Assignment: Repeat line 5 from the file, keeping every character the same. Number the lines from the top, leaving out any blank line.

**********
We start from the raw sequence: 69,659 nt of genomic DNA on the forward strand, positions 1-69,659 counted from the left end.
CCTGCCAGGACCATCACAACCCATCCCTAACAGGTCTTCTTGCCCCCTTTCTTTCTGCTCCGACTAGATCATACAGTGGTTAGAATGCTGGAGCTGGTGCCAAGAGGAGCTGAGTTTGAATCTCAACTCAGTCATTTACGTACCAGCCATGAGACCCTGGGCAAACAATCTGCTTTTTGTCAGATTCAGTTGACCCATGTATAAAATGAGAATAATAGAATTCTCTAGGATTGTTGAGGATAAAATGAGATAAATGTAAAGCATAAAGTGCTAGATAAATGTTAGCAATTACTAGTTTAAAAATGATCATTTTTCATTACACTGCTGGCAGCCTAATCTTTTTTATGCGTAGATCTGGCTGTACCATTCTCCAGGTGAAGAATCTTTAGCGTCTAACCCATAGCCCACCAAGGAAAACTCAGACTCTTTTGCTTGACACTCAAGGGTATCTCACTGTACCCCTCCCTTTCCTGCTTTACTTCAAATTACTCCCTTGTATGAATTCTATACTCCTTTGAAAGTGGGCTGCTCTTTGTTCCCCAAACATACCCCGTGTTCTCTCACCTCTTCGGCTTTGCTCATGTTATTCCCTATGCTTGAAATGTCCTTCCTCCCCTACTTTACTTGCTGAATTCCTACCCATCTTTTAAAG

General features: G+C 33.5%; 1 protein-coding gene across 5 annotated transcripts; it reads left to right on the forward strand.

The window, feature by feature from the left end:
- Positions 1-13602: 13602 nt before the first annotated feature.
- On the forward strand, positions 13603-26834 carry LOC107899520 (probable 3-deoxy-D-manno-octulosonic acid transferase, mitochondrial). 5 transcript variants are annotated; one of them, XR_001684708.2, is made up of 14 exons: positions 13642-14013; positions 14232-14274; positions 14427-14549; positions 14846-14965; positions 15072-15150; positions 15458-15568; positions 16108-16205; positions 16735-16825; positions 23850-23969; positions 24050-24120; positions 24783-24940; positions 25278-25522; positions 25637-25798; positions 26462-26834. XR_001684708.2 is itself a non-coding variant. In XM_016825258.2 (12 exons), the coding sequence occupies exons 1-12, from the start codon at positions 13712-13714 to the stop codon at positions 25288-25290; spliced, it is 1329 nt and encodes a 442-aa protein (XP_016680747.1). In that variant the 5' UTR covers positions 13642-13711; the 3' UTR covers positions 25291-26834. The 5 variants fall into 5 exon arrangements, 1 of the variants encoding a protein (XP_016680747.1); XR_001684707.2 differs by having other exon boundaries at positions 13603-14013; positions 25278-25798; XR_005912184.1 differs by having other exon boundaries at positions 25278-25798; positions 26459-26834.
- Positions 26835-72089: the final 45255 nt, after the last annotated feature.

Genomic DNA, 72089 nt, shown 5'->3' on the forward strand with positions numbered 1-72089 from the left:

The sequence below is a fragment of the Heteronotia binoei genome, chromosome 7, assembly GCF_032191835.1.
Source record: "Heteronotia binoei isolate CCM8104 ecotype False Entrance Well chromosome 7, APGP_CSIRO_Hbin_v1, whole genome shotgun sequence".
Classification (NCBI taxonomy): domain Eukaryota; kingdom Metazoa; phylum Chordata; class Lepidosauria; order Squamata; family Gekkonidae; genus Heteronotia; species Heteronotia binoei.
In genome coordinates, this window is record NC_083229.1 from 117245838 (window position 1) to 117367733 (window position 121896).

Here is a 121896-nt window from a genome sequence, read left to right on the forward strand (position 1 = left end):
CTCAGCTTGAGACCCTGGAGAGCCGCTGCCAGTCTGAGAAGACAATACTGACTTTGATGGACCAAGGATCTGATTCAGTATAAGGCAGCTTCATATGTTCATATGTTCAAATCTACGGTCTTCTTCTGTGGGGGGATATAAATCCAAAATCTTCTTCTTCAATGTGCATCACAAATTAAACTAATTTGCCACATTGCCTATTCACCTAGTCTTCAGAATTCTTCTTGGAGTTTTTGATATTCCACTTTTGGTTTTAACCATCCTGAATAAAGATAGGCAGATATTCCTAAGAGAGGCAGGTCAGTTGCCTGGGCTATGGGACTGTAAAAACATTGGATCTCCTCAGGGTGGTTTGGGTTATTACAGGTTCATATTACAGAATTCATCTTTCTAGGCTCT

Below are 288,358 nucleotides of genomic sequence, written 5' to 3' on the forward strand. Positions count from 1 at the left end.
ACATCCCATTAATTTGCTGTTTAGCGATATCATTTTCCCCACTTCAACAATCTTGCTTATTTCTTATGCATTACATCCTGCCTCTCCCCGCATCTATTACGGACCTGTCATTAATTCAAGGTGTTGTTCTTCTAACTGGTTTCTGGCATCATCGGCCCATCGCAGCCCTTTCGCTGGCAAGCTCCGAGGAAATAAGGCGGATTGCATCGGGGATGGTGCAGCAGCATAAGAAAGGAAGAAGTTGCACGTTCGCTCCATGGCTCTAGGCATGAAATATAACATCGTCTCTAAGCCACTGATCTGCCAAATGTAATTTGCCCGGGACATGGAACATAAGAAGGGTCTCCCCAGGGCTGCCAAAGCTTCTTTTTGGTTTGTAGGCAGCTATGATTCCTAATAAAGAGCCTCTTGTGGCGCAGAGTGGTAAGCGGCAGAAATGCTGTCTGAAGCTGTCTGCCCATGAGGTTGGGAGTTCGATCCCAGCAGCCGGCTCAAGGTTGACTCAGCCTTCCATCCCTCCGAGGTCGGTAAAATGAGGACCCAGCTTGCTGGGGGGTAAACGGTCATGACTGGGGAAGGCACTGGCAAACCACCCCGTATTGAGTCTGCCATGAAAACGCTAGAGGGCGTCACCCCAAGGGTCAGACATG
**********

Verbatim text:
- Positions 1-13602: 13602 nt before the first annotated feature.